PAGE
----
Russian hackers targeted 21 US states during election, Homeland Security official says

Russian hackers targeted 21 US states during election, Homeland Security official says

Russian hackers targeted 21 US states during election, Homeland Security official says

Updated 22 June 2017, 8:00 AEST

A senior official from the US Department of Homeland Security says there is evidence that Russian hackers targeted election systems in last year's presidential election but denies any actual votes were manipulated.

Russian hackers targeted election systems in 21 states in last year's United States presidential race, a Department of Homeland Security official has told Congress.

But a former Obama official added that a video of US President Donald Trump bragging of sexual conquests distracted attention from Washington's warnings.

Key points:

  • Official won't identify specific states
  • Senators push for more details about the hacking
  • Arizona and Illinois last year confirmed they were targeted

Jeanette Manfra, the department's acting deputy undersecretary of cyber security, would not identify which states had been targeted, citing confidentiality agreements.

She reiterated that there was no evidence that any actual votes were manipulated.

"As of right now, we have evidence that election-related systems in 21 states were targeted," Ms Manfra told the Senate Intelligence Committee, which is investigating Russia's meddling in the 2016 presidential election.

Systems were breached in a smaller number of states, she said, but did not give a specific figure.

Jeh Johnson, who led the Homeland Security Department until the end of the Obama administration, added that his department had issued warnings about hacking into voter registration databases.

But he told the US House Intelligence Committee, which is investigating alleged Russian meddling in the election, that the notices did not get the attention he would have liked, blaming the emergence of a 2005 tape — in which Mr Trump brags about sexually assaulting women — for distracting the American public.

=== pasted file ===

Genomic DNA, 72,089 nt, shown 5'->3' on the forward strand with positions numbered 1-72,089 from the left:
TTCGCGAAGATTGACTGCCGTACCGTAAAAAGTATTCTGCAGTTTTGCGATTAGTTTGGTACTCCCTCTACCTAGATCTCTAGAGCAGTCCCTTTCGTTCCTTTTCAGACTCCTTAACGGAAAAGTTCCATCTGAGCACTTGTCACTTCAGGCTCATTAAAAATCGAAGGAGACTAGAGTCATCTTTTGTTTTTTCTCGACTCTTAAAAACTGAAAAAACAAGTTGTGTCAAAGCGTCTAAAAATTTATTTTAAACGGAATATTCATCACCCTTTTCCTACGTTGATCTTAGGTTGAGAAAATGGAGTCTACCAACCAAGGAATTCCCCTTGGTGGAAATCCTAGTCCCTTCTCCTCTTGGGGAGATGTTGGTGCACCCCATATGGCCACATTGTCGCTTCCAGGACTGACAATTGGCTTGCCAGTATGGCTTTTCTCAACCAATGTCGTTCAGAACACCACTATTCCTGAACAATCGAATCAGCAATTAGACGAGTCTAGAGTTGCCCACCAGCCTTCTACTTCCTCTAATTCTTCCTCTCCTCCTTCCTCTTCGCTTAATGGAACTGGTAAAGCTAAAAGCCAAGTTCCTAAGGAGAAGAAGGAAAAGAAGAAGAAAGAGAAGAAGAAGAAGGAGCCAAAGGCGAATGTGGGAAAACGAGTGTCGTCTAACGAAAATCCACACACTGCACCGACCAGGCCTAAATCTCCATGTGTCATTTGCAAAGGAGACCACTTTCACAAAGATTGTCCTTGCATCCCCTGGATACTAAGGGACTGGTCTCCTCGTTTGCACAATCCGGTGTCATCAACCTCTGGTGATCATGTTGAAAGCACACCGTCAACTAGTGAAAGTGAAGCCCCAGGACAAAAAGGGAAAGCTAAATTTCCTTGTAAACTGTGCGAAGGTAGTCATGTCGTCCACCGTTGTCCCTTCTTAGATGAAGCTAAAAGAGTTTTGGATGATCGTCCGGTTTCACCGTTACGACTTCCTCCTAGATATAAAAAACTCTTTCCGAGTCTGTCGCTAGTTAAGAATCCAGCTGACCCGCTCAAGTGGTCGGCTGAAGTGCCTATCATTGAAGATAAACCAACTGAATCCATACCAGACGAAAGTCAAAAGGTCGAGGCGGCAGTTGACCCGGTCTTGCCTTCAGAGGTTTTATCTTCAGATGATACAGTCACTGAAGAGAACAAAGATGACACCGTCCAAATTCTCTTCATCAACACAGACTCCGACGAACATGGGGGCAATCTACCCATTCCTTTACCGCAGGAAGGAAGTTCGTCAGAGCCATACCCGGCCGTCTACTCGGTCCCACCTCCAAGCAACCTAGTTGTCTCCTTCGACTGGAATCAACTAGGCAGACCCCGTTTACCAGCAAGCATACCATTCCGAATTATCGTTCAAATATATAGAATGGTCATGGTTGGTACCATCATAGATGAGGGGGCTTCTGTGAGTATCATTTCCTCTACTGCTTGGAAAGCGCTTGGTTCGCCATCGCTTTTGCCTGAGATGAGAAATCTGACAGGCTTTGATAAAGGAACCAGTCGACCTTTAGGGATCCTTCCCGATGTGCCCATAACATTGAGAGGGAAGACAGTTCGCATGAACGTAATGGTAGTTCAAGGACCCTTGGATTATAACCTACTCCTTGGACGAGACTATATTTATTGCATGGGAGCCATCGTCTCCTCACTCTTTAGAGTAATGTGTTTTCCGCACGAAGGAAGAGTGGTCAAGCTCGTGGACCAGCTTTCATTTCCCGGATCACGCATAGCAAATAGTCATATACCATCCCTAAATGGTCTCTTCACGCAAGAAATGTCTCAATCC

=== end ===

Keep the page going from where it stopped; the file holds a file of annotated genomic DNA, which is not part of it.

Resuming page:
The extent of interference by Russian hackers has been the source of speculation and media reports for months — the Russia issue has cast a shadow over Mr Trump's first five months in office.

Department officials had said about 20 states had been probed by hackers working on behalf of the Russian Government, but recent news media reports had suggested the number could have been far higher.

Mark Warner, the top Democrat on the Senate panel, expressed frustration at Ms Manfra's refusal to identify which states had been targeted.

"I just fundamentally disagree," he said.

Senator Warner on Tuesday sent a letter to Homeland Security Secretary John Kelly asking the agency to disclose more information about hacking attempts on state and local election systems.

Small amount of votes could swing election: senator

Arizona and Illinois have confirmed that hackers had targeted their voter registration systems.

US intelligence agencies concluded that the Kremlin orchestrated a wide-ranging influence operation that included email hacking and online propaganda in order to discredit Democratic presidential candidate Hillary Clinton and help Mr Trump win the White House.

Ms Manfra and other officials testifying on Wednesday reiterated that US elections are resilient to hacking in part because they are decentralised and largely operated on the state and local level.

Senator Angus King, an independent from Maine who caucuses with the Democrats, expressed scepticism at that assertion, saying only a small amount of votes in key battleground states would need to be altered to tip the scales of an election.

"A sophisticated actor could hack an election simply by focusing on certain counties," Senator King said.

"I don't think it works just to say it's a big system and diversity will protect us."

Russia has repeatedly denied responsibility for any cyber attacks during the US presidential election.

Mr Trump has inconsistently said Russia may or may not have been responsible for the hacking, but has dismissed allegations that his associates colluded with Moscow as "fake news".

Reuters